Ideas to feel more like home when you are working in another country
When you have just moved abroad for work, the most urgent thing you probably have in mind is adjusting as fast as possible: finding convenient accommodation, getting to know the best means of transportation to work, choosing a place for lunch, and having your residency papers in order. Weeks later, everything is settled and things are going all right, but suddenly you feel that something is missing. Homesickness sneaks in and the absence of people and things back home starts to bother you. Most times you can’t just rush to the airport and fly back to your country, so all you can do is make life abroad feel more like home. Here are some ideas that will ease the beginning of expat depression you are probably experiencing right now:
1. Personalise your room
Four bare walls will definitely not help you feel like home. Decorate your room with some photos of you and your family, and buy something that you like, such as a nice bedspread or a new curtain. Feeling cosy will help you adapt more easily to your new life.
2. Walk more
Using public transit or a car makes you miss beautiful places and street experiences such as a chic bookstore or a friendly coffee shop. When you’re in a car, streets become simple trajectories and you no longer immerse in a city’s culture.
3. Stuffed animals
It’s impossible to take your entire bedroom from home with you, but bringing your favourite stuffed animal makes any place feel homier.
4. Celebrate holidays
You think there’s no point in decorating your home abroad for Christmas? You are wrong – we tend to associate holidays with home and just a few decorations can go a long way when holidays find you alone in a foreign country.
5. Eat your favourite food
Although traditional food from home can be hard to find in a foreign country, cooking your favourite recipe however you can will help you fill the void in your stomach and in your heart too.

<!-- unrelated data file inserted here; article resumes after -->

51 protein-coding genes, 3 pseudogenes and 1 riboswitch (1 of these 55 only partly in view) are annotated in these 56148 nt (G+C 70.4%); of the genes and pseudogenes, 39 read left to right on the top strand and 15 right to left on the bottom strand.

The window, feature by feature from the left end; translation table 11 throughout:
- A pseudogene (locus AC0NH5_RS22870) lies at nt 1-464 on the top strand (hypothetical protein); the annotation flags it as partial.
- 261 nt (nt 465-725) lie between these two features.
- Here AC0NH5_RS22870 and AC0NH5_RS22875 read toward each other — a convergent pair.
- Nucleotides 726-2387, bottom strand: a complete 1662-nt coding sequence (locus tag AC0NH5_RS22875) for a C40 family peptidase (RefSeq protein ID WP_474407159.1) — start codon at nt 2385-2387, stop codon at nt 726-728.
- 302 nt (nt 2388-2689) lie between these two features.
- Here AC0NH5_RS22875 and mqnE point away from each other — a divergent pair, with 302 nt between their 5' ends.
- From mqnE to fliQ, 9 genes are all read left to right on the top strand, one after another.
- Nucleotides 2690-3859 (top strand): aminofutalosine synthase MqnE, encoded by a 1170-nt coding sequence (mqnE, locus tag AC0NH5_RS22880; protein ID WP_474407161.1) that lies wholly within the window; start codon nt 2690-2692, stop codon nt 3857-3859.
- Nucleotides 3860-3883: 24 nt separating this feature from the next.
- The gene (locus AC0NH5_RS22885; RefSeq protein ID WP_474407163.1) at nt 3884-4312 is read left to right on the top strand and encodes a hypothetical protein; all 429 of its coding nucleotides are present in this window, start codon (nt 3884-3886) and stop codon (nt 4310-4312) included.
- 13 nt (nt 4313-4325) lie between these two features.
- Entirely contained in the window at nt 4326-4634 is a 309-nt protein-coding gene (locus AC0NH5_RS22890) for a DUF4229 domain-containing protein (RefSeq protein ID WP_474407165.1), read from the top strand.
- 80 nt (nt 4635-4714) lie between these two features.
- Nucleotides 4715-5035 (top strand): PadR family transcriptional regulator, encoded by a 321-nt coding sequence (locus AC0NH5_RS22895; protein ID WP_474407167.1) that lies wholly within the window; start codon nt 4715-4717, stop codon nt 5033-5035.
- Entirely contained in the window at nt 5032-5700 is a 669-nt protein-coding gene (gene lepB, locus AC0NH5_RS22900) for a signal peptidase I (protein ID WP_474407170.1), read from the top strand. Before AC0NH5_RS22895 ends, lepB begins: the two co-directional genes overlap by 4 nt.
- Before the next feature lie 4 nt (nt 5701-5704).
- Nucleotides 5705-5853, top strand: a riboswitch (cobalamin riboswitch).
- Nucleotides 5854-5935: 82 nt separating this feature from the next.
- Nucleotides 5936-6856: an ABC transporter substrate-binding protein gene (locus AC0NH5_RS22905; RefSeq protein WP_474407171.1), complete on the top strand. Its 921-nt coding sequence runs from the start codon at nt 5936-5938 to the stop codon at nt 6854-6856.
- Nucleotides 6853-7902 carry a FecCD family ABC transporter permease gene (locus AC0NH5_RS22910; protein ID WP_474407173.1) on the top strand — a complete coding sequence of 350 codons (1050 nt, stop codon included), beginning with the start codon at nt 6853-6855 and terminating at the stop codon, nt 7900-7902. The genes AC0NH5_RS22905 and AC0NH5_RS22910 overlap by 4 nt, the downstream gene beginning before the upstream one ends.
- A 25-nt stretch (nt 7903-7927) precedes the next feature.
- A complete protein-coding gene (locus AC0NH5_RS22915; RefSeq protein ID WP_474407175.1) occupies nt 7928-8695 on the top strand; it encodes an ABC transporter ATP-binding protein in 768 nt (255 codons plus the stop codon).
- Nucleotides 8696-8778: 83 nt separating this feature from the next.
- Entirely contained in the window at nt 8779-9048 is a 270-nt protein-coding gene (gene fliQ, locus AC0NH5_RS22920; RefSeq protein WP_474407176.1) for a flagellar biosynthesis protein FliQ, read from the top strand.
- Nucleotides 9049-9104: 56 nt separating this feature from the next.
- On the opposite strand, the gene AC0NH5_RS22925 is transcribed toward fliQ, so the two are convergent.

6. Be open to new experiences
When it comes to feeling like home when you are abroad, the trick is to mix old with new. Trying to feel exactly like in your hometown is impossible and filling the walls of your new room with dozens of childhood photos will actually cause you to ignore reality. The idea is to create a new feeling of home, and in order to do that you’ll have to accept the unfamiliar as well. Which takes us to the next point:
7. Learn the local language
The atmosphere will feel less foreign if you know at least the basics of the local language. No one asks you to become fluent in a few weeks, but not being able to say more than “Hello” and “Thank you” won’t help you feel like home at all.
8. Travel somewhere else
This may sound like a strange piece of advice, but think about that: when you are returning from your travel, you’ll see your new city like home or a place you are coming back to.
9. Get a plant
Plants are an indication that a room is home. Having to water you green buddy will help you feel tied to your new place. Some fresh flowers work as well if you don’t intend to spend too much time in a place or you don’t have the commitment needed to cultivate a potted plant.
10. Show off your place
Take some pictures or shoot a video of your new room. You can also present it to friends and family during a video chat. Bonus: you’ll feel obliged to clean your room, which will help you feel more relaxed and pleased in the place you’re trying to make familiar.
11. Get help from other people
Having to figure it out all by yourself in an unfamiliar place can make anyone feel unsettled. We all say how indifferent and self-sufficient humankind is nowadays, but the truth is there still are people who would go above and beyond to help you when you are in trouble or overwhelmed. The important thing is to be open to assistance and to know how to accept it. Offering a thank you gift afterwards can be the first step towards a great friendship.
12. Make friends
Speaking of friendship, it has been found that what makes people lead a happy life is having fulfilling social connections. The most important piece of advice when it comes to making friends is not waiting for people to come to you. Make the first step and start networking. The easiest way to start is finding other expats, although meeting locals is also a good method of making friends. Try to implement these ideas, and before you know, you’ll say to your colleagues from work that you’re going home, and not to your place or to your room.
Have you managed to adjust to your new life yet? Tell us about your experiences!